Are You Suffering PTSD After a Car Accident?
When you are involved in a car accident, the first thing that goes through your mind when the motion stops and the smoke begins to clear is who is injured and how bad are those injuries.
Getting everyone safely out of the wreck and obtaining medical treatment is the paramount concern. Next comes the collection of information: who else was involved, were there witnesses, did the investigators diagram the scene, and what do you remember about the accident.
Finally, steps are taken to begin to restore order - medical care is obtained, insurance claims are filed, vehicles are repaired or replaced, and attorneys may be contacted.
What are the Symptoms of PTSD?
In all the chaos, it is easy to miss the changes in your emotional wellbeing for quite some time.
The aftermath of an accident involves a whirlwind of actions and reactions, but when things begin to settle, you may find yourself facing a new set of challenges. Despite knowing that things are on the right course, you find yourself struggling with anxiety that does not seem to go away. Moreover, you are depressed when you did not experience that before your accident and you cannot shake the pervasive fear that assails you whenever you think about your car accident or consider getting back behind the wheel of your car.
You may find yourself rendered incapable of functioning in the middle of performing an everyday activity. If these situations sound familiar, you might be suffering from post-traumatic stress disorder (PTSD). Women who experience a high impact stress are more likely to develop this condition than men.
What is PTSD?
Research into PTSD is ongoing. However, brain science does provide some answers to why an accident victim may develop PTSD symptoms. Extremely stressful events, either long-term continual stress, like that suffered by prisoners of war, or acute incidents such as a car accident, a physical attack, or an explosion, can cause a chemical response in the brain. This episode may involve the sudden release of adrenaline, cortisol, or other neurochemicals in a cascade reaction that has the potential to alter the way in which the brain interprets signals and information on an ongoing basis. There even is the potential for the chemical event to cause a restructuring of the brain.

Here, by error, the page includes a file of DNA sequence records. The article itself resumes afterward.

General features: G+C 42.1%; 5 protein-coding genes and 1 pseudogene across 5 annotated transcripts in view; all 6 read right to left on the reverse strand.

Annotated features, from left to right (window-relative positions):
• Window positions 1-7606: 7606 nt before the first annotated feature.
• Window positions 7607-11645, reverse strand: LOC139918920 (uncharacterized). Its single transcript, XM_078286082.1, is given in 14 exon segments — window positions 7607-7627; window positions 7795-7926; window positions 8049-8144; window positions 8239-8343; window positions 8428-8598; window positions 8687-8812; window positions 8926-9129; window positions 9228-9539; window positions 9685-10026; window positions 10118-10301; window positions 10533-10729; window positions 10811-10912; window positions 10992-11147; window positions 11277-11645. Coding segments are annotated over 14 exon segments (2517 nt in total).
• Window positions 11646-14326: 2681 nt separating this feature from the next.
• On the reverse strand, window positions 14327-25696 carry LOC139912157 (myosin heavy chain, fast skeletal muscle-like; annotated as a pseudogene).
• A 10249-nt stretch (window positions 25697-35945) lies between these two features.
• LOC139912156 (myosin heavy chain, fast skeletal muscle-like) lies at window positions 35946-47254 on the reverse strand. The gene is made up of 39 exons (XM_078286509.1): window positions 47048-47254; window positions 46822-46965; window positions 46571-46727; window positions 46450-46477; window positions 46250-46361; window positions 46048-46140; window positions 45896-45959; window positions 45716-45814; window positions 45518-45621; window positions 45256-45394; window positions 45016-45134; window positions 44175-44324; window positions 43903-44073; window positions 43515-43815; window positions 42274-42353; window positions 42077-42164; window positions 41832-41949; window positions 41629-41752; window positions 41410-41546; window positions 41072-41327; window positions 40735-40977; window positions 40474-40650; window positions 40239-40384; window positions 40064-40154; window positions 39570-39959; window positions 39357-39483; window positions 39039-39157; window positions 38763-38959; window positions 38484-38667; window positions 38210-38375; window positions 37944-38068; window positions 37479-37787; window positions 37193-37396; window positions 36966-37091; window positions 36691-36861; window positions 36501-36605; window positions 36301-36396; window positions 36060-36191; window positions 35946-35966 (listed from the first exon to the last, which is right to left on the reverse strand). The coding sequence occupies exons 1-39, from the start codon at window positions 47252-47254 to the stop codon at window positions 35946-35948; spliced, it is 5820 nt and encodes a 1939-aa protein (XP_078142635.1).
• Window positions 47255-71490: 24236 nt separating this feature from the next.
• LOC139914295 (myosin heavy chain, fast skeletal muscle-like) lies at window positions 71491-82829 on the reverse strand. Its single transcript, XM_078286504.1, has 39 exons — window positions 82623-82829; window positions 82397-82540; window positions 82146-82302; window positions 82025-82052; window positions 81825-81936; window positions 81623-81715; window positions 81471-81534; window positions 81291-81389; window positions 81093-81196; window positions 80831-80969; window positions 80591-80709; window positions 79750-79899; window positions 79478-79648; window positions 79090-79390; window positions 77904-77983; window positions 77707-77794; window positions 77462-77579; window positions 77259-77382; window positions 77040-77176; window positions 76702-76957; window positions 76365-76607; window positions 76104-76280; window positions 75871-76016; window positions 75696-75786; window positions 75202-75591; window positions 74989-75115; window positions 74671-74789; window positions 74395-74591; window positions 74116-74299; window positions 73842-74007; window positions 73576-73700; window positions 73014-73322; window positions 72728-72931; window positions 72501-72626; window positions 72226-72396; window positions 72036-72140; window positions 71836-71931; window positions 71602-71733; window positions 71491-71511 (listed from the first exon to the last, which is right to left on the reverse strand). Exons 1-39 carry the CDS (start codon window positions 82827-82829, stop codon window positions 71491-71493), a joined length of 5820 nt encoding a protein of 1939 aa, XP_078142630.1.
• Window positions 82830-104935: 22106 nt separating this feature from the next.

Although the mechanisms for the neurochemical reaction and the impact on the body are not fully understood, what is known is that someone with PTSD requires extensive therapy and medical care to deal with the consequences of the neurological trauma. Some of the symptoms of PTSD include:
- Regularly re-experiencing the traumatic event through nightmares, flashbacks, or dissociative reliving of the event;
- Being quick to experience anger or irritability;
- Extreme difficulty sleeping;
- Trouble concentrating;
- Pervasive fear about safety and constant vigilance;
- Intense startle reaction;
- Loss of interest in previously enjoyed activities;
- Emotional withdrawal or numbness;
- Loss of memory about the event or an inability to talk about it;
- Experiencing despair or hopelessness;
- Inability to control emotions; and
- Exhibiting self-destructive behavior.
Treatment for PTSD may involve psychotherapy, also known as talk therapy, and/or drugs. Getting the appropriate care from a medical provider who is experienced in the treatment of PTSD is critical, following a car accident.
If you have been involved in a car accident and are experiencing symptoms of PTSD it is critical to get the treatment that you need as soon as possible. We can meet you in our conveniently located office at 300 East Main St. Lexington, Kentucky. Finding and retaining experienced personal injury attorneys like those at Goeing Goeing and McQuinn PLLC is crucial to be able to obtain a legal recovery that will cover all of your medical expenses and provide compensation for pain and suffering.